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What happens when you host code and git clone turns into a DDoS? Let's ask SourceHut

OK Google, whatever you're doing, please don't

Git-based code host SourceHut will not have to block the Go Module Mirror as planned, after Google took notice of its complaints.

Here's the situation: for the past two years, SourceHut has struggled to deal with the amount of data demanded by the Go module proxy when developers use that tool to fetch repositories from the biz via git clone operations.

When working in Google's Go programming language, modules consist of sets of Go packages with specific versions bundled together. Running the go get command from a command line interface fetches the requested packages with any new dependencies declared in the module.

Gathering this code from version control can cause latency and can tax storage because the command may scour the entire commit history of a repo with a transitive dependency – whether built or not – to resolve the version.

The Go Module Mirror is supposed to work faster by requesting only the specific metadata or source code it needs.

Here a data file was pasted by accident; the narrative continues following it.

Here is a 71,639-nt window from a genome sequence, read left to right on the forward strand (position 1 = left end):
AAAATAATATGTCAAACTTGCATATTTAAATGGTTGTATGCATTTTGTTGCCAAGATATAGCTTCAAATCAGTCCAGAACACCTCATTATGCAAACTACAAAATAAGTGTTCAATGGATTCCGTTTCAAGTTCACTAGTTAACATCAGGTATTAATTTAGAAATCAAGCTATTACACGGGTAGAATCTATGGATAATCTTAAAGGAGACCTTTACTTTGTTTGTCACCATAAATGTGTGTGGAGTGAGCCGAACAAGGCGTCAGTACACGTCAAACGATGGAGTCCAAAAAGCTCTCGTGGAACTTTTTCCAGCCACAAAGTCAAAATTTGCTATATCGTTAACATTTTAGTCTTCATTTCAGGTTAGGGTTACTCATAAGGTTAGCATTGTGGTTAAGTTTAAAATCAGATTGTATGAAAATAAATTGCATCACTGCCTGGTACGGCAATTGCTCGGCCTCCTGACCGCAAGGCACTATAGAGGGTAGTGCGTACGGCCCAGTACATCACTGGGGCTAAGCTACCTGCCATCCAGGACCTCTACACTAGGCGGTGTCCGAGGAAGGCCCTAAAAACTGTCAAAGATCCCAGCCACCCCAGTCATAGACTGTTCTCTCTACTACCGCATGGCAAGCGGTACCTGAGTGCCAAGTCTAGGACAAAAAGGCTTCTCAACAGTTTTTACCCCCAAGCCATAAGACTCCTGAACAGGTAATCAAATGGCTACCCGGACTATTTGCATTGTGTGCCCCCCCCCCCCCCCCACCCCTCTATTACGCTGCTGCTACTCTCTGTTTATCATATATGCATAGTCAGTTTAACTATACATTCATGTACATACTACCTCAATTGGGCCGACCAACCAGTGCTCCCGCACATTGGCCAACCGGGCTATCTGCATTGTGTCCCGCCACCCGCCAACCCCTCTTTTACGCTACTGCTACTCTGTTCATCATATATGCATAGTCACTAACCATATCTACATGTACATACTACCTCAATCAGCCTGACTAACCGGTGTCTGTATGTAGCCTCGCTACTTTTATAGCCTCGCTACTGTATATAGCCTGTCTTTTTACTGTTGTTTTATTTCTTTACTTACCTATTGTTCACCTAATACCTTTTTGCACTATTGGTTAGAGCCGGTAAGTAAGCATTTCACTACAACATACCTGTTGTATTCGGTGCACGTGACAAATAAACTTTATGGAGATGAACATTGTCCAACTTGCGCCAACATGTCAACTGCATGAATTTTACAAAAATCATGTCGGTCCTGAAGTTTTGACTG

"A module mirror is a special kind of module proxy that caches metadata and source code in its own storage system, allowing the mirror to continue to serve source code that is no longer available from the original locations," the Go documentation explains. "This can speed up downloads and protect you from disappearing dependencies."

Alas, the proxy proved to be impolite, asking for more data than a small code hosting firm could reasonably afford to bear. A year ago, Drew DeVault, founder of SourceHut, likened the situation to a distributed denial of service attack. And last month, he resolved to ban the Go Module Mirror over its excessive caching of SourceHut repos.

Finally, DeVault's two-year crusade – documented in detail as a GitHub Issue post – has produced results. On Tuesday, in an update to his January 9 post, he said that Russ Cox from the Go team had got in touch. After some discussion, the Go team plans to revise its go command line tool to support a -reuse flag, which will reduce the traffic created by fetching modules.

"In the meantime, the automated refresh traffic from was disabled for SourceHut, which the Go team assures us should have little to no impact on users and which reduces the burden on our system to a manageable level," explained DeVault.

He also suggested that the Go team has acknowledged that it is responsible for demanding too much from small data hosts.

"The Go team has decided that the automatic refresh behavior is their responsibility, not the responsibility of other operators, so any other small hosts will hopefully not be affected as the Go team will enable or disable the refresh behavior at their discretion with the burden on third-party operators in mind," he said.

So the Go ban plan is a no-go. Go traffic to once again has a green light.

A Google spokesperson declined to comment, saying only that the details in the SourceHut blog post speak for themselves. ®

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